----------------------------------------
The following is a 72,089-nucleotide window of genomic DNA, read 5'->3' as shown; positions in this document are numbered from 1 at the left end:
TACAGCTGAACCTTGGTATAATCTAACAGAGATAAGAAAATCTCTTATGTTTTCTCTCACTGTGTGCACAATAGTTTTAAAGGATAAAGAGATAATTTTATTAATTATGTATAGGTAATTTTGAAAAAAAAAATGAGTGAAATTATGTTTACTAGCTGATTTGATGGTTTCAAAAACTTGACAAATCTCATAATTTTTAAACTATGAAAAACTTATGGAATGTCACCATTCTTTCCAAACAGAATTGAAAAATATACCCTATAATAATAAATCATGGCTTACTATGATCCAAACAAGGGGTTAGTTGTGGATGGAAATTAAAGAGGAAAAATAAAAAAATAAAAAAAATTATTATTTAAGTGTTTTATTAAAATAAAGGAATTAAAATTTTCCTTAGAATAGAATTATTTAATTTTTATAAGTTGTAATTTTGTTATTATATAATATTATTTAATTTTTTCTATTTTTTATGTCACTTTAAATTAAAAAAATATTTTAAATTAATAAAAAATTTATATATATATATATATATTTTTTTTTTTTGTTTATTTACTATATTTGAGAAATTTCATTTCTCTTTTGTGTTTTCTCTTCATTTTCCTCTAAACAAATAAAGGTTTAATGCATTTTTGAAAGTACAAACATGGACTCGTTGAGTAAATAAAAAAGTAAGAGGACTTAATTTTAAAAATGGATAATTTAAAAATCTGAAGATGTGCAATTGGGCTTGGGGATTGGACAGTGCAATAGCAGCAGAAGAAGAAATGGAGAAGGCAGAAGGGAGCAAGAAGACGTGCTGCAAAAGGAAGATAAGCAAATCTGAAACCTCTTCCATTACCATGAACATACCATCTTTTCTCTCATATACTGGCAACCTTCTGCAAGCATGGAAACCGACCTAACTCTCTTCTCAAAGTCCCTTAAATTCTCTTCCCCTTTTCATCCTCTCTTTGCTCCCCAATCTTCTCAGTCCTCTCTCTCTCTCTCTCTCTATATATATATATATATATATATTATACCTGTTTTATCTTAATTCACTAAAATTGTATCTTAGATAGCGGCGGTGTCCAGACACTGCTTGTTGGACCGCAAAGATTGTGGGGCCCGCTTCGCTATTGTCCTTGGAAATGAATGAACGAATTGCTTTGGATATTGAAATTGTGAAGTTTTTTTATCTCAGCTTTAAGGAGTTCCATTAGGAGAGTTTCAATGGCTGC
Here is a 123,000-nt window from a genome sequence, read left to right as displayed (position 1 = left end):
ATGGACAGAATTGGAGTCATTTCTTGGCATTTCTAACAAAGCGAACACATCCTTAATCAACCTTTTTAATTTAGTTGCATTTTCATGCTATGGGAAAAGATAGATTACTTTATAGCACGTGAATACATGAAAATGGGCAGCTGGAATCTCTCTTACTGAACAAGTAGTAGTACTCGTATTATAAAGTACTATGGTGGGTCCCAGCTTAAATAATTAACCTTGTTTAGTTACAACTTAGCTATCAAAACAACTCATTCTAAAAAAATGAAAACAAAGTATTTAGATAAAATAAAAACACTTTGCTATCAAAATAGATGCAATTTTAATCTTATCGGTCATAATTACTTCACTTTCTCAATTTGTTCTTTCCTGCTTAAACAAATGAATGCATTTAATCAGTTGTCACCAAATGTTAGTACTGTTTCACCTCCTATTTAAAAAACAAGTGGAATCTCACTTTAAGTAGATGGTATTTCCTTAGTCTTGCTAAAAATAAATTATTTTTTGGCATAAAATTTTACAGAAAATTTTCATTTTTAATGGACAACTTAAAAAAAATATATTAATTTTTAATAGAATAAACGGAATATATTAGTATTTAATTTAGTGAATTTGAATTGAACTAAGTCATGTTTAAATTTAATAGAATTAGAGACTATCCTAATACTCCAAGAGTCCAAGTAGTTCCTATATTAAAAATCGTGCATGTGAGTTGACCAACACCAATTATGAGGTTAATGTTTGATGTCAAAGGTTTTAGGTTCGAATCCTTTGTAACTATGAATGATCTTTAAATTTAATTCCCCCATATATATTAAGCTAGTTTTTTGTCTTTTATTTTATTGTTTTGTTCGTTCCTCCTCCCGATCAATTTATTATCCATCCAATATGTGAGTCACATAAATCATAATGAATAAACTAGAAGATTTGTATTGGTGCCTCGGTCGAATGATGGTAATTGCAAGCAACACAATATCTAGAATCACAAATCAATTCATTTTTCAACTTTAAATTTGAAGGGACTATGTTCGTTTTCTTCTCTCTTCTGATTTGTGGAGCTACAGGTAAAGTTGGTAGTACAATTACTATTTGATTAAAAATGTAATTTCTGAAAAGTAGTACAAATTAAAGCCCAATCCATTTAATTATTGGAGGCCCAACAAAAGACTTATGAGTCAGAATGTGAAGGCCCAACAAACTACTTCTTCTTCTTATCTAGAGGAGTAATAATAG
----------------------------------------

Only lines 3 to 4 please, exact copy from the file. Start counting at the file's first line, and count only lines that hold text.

Here is a 123,000-nt window from a genome sequence, read left to right as displayed (position 1 = left end):
ATGGACAGAATTGGAGTCATTTCTTGGCATTTCTAACAAAGCGAACACATCCTTAATCAACCTTTTTAATTTAGTTGCATTTTCATGCTATGGGAAAAGATAGATTACTTTATAGCACGTGAATACATGAAAATGGGCAGCTGGAATCTCTCTTACTGAACAAGTAGTAGTACTCGTATTATAAAGTACTATGGTGGGTCCCAGCTTAAATAATTAACCTTGTTTAGTTACAACTTAGCTATCAAAACAACTCATTCTAAAAAAATGAAAACAAAGTATTTAGATAAAATAAAAACACTTTGCTATCAAAATAGATGCAATTTTAATCTTATCGGTCATAATTACTTCACTTTCTCAATTTGTTCTTTCCTGCTTAAACAAATGAATGCATTTAATCAGTTGTCACCAAATGTTAGTACTGTTTCACCTCCTATTTAAAAAACAAGTGGAATCTCACTTTAAGTAGATGGTATTTCCTTAGTCTTGCTAAAAATAAATTATTTTTTGGCATAAAATTTTACAGAAAATTTTCATTTTTAATGGACAACTTAAAAAAAATATATTAATTTTTAATAGAATAAACGGAATATATTAGTATTTAATTTAGTGAATTTGAATTGAACTAAGTCATGTTTAAATTTAATAGAATTAGAGACTATCCTAATACTCCAAGAGTCCAAGTAGTTCCTATATTAAAAATCGTGCATGTGAGTTGACCAACACCAATTATGAGGTTAATGTTTGATGTCAAAGGTTTTAGGTTCGAATCCTTTGTAACTATGAATGATCTTTAAATTTAATTCCCCCATATATATTAAGCTAGTTTTTTGTCTTTTATTTTATTGTTTTGTTCGTTCCTCCTCCCGATCAATTTATTATCCATCCAATATGTGAGTCACATAAATCATAATGAATAAACTAGAAGATTTGTATTGGTGCCTCGGTCGAATGATGGTAATTGCAAGCAACACAATATCTAGAATCACAAATCAATTCATTTTTCAACTTTAAATTTGAAGGGACTATGTTCGTTTTCTTCTCTCTTCTGATTTGTGGAGCTACAGGTAAAGTTGGTAGTACAATTACTATTTGATTAAAAATGTAATTTCTGAAAAGTAGTACAAATTAAAGCCCAATCCATTTAATTATTGGAGGCCCAACAAAAGACTTATGAGTCAGAATGTGAAGGCCCAACAAACTACTTCTTCTTCTTATCTAGAGGAGTAATAATAG